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Bullseye with Jesse Thorn: 'Jodorowsky's Dune' and Dee Dee Penny of Dum Dum Girls

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Show: 
Bullseye
Guests: 
Frank Pavich
Guests: 
Glen Weldon
Guests: 
Linda Holmes
Guests: 
Matt Fraction
Guests: 
Dee Dee Penny

New to Bullseye? Subscribe to our podcast in iTunes or with your favorite podcatcher to make sure you automatically get the newest episode every week.

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Set design for Jodorowsky's Dune by Chris Foss

Expanding Consciousness with Frank Pavich and 'Jodorowsky's Dune'

When Alejandro Jodorowsky set out to make the first movie adaptation of the sci-fi novel, Dune, he wanted to make something more than a Hollywood sci-fi flick. He wanted something almost beyond description. His goal was to open people's minds and expand their consciousness.

But it was never filmed, and now it lives on a single bound set of storyboards.

Documentarian Frank Pavich interviewed Jodorowsky and his collaborators to tell the story, and called his movie Jodorowsky's Dune. He talks with us about Jodorowsky's dream of making an epic space opera, the process of gathering spiritual warriors and cast members (including Orson Welles, Salvador Dali and Mick Jagger), and how an unfilmed movie can continue to influence other artists.

Jodorowsky's Dune is available on DVD and Blu Ray.

Pop Culture Happy Hour on Sabotage in the Kitchen and Bad-Ass Lady Mercenaries

Linda Holmes and Glen Weldon of NPR's Pop Culture Happy Hour podcast stop by to share some of their newest pop culture obsessions.

Linda recommends checking out the Food Network series Cutthroat Kitchen, a cooking competition show that has all of the thrills and outlandishness of reality television, along with a sense of humor.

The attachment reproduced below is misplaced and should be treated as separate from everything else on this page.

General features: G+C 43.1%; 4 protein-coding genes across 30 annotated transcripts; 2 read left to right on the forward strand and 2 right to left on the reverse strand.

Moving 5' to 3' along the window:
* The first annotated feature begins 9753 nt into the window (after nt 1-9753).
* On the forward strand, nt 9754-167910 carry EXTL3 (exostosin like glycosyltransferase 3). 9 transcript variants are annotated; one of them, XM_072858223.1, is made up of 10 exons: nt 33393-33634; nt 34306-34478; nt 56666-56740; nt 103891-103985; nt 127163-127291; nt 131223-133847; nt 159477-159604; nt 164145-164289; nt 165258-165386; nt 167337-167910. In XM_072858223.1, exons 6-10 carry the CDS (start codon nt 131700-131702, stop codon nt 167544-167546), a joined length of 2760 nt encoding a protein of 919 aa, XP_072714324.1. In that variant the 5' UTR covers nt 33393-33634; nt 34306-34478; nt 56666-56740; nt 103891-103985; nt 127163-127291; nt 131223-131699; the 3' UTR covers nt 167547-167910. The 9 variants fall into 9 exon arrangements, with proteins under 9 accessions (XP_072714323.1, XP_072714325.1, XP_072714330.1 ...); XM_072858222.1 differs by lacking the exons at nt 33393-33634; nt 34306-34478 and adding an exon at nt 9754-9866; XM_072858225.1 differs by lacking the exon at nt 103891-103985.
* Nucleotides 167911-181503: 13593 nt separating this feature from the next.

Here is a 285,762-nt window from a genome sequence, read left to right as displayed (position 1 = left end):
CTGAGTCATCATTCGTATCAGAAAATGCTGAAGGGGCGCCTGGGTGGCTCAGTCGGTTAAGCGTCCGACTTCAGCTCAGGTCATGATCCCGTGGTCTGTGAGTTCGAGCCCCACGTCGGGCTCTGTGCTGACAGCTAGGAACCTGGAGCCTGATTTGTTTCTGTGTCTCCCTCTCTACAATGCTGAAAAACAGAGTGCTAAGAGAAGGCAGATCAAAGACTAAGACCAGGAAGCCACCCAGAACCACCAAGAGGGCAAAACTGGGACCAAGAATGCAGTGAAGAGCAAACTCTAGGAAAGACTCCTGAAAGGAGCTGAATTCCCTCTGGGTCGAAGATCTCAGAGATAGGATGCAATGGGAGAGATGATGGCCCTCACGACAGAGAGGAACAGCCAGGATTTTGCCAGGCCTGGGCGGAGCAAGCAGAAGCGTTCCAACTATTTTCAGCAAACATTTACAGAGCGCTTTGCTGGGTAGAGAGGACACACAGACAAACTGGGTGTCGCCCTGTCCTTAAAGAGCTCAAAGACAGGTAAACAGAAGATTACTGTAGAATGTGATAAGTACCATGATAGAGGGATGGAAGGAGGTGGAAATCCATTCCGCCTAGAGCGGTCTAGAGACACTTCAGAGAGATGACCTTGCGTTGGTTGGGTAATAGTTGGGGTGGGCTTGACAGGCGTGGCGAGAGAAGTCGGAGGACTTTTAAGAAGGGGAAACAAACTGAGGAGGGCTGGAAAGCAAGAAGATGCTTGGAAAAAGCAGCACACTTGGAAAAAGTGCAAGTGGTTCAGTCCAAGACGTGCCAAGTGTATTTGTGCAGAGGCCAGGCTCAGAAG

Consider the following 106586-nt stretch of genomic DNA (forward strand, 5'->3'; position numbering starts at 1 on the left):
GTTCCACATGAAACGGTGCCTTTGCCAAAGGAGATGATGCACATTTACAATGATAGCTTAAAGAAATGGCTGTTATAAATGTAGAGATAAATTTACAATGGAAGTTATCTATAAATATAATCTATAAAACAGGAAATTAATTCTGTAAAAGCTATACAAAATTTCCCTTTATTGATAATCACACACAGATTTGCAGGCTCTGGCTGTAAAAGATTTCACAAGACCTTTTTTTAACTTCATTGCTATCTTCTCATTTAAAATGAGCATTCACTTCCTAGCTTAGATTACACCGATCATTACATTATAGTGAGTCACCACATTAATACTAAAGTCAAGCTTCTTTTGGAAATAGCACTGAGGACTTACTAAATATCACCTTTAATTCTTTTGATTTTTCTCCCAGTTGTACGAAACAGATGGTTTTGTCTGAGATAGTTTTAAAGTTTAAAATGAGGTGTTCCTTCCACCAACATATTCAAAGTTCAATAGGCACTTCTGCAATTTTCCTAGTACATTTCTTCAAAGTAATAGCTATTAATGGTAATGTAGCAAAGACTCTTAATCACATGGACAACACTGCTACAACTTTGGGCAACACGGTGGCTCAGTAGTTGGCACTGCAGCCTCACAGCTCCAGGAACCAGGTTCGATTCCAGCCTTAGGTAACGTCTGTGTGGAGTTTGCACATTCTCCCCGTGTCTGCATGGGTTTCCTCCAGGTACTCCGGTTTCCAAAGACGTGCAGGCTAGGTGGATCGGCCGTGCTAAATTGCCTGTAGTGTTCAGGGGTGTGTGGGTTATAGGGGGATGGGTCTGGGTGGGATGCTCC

Glen recommends the new comic book series Rat Queens, which takes Dungeons and Dragons-style fantasy and comedy and combines them in a satisfying series about a group of female contract killers.

You can hear Glen and Linda every week on NPR's Pop Culture Happy Hour podcast, and check out Linda's writing on the Monkey See blog.

I Wish I'd Made That: Matt Fraction on Loving 'Enter the Dragon'

Artists -- the people that make stuff -- are always influenced by the work of others. And sometimes, something an artist sees is so good, so perfect that they wish they had made it themselves.

This happens so often to the people we talk to, that we made a segment about it. It’s called I Wish I’d Made That.

Matt Fraction writes comic books. Along with artists David Aja and Javier Pulido, Fraction was behind the acclaimed reboot of Marvel's Hawkeye. He writes the dirty, funny, and intensely imaginative series Sex Criminals (the title is literal -- the main characters discover they can freeze time when having sex and use that power for Robin Hood-style justice).

The thing Matt Fraction wishes he made isn't a comic. It's Bruce Lee's kung-fu classic Enter the Dragon.

Fraction is the author of the acclaimed series Sex Criminals, now on its seventh issue. The first five issues are collected in Sex Criminals Volume 1.

Frazer Harrison/Getty Images Entertainment/Getty Images

Dee Dee Penny of Dum Dum Girls Talks about Early Days on MySpace, Creating a Persona, and Overcoming Anxiety and Stage Fright

Kristin Gundred, AKA Dee Dee Penny, is the creative force behind the band Dum Dum Girls. But she wasn't always front and center. She's played in bands for almost fifteen years now, playing drums and singing in other people's groups. Eventually she realized the only way to create the music she wanted was to do it herself. So Dee Dee created a MySpace page and started working on her music.

Now Dee Dee and Dum Dum Girls have three studio albums under their belt, including their newest, Too True.

Dee Dee talks to Jesse about making music in her bedroom, constructing the persona of Dee Dee Dum Dum, and overcoming anxiety and stage fright to be a rock musician.

Dum Dum Girls newest album, Too True is out now. They're also on a North American tour this fall.

The Outshot: Is 'What's Up Fatlip' the Least Braggy Rap Song Ever Written?

Don't call it a comeback. Jesse tells us about the LEAST braggy rap song ever written, "What's Up Fatlip?".